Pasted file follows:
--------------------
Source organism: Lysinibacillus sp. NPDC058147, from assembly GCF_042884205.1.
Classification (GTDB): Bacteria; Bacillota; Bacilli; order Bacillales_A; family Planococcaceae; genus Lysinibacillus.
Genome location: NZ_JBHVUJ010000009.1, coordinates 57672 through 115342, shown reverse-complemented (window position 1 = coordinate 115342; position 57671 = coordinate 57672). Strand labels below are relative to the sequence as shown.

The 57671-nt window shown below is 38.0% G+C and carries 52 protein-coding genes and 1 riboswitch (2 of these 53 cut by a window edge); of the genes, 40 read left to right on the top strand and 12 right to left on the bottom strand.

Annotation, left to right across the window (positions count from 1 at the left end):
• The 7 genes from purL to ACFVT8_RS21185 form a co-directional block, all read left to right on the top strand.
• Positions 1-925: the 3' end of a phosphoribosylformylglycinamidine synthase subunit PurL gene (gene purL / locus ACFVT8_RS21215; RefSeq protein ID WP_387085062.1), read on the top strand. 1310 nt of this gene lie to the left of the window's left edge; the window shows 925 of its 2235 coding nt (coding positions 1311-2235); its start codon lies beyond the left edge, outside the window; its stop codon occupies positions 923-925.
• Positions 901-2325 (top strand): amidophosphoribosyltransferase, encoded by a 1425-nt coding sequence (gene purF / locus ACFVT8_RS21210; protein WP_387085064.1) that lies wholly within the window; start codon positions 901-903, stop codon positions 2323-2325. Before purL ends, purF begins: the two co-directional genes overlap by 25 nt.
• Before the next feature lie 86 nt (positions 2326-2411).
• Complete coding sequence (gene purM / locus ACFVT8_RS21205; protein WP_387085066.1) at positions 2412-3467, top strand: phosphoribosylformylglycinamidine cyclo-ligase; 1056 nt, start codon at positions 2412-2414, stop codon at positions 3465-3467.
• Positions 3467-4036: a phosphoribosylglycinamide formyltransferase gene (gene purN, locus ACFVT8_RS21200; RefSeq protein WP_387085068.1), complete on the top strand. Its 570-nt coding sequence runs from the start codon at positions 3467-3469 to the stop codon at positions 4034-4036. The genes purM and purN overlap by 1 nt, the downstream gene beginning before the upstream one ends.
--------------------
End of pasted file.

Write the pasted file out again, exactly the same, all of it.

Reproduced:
Source organism: Lysinibacillus sp. NPDC058147, from assembly GCF_042884205.1.
Classification (GTDB): Bacteria; Bacillota; Bacilli; order Bacillales_A; family Planococcaceae; genus Lysinibacillus.
Genome location: NZ_JBHVUJ010000009.1, coordinates 57672 through 115342, shown reverse-complemented (window position 1 = coordinate 115342; position 57671 = coordinate 57672). Strand labels below are relative to the sequence as shown.

The 57671-nt window shown below is 38.0% G+C and carries 52 protein-coding genes and 1 riboswitch (2 of these 53 cut by a window edge); of the genes, 40 read left to right on the top strand and 12 right to left on the bottom strand.

Annotation, left to right across the window (positions count from 1 at the left end):
• The 7 genes from purL to ACFVT8_RS21185 form a co-directional block, all read left to right on the top strand.
• Positions 1-925: the 3' end of a phosphoribosylformylglycinamidine synthase subunit PurL gene (gene purL / locus ACFVT8_RS21215; RefSeq protein ID WP_387085062.1), read on the top strand. 1310 nt of this gene lie to the left of the window's left edge; the window shows 925 of its 2235 coding nt (coding positions 1311-2235); its start codon lies beyond the left edge, outside the window; its stop codon occupies positions 923-925.
• Positions 901-2325 (top strand): amidophosphoribosyltransferase, encoded by a 1425-nt coding sequence (gene purF / locus ACFVT8_RS21210; protein WP_387085064.1) that lies wholly within the window; start codon positions 901-903, stop codon positions 2323-2325. Before purL ends, purF begins: the two co-directional genes overlap by 25 nt.
• Before the next feature lie 86 nt (positions 2326-2411).
• Complete coding sequence (gene purM / locus ACFVT8_RS21205; protein WP_387085066.1) at positions 2412-3467, top strand: phosphoribosylformylglycinamidine cyclo-ligase; 1056 nt, start codon at positions 2412-2414, stop codon at positions 3465-3467.
• Positions 3467-4036: a phosphoribosylglycinamide formyltransferase gene (gene purN, locus ACFVT8_RS21200; RefSeq protein WP_387085068.1), complete on the top strand. Its 570-nt coding sequence runs from the start codon at positions 3467-3469 to the stop codon at positions 4034-4036. The genes purM and purN overlap by 1 nt, the downstream gene beginning before the upstream one ends.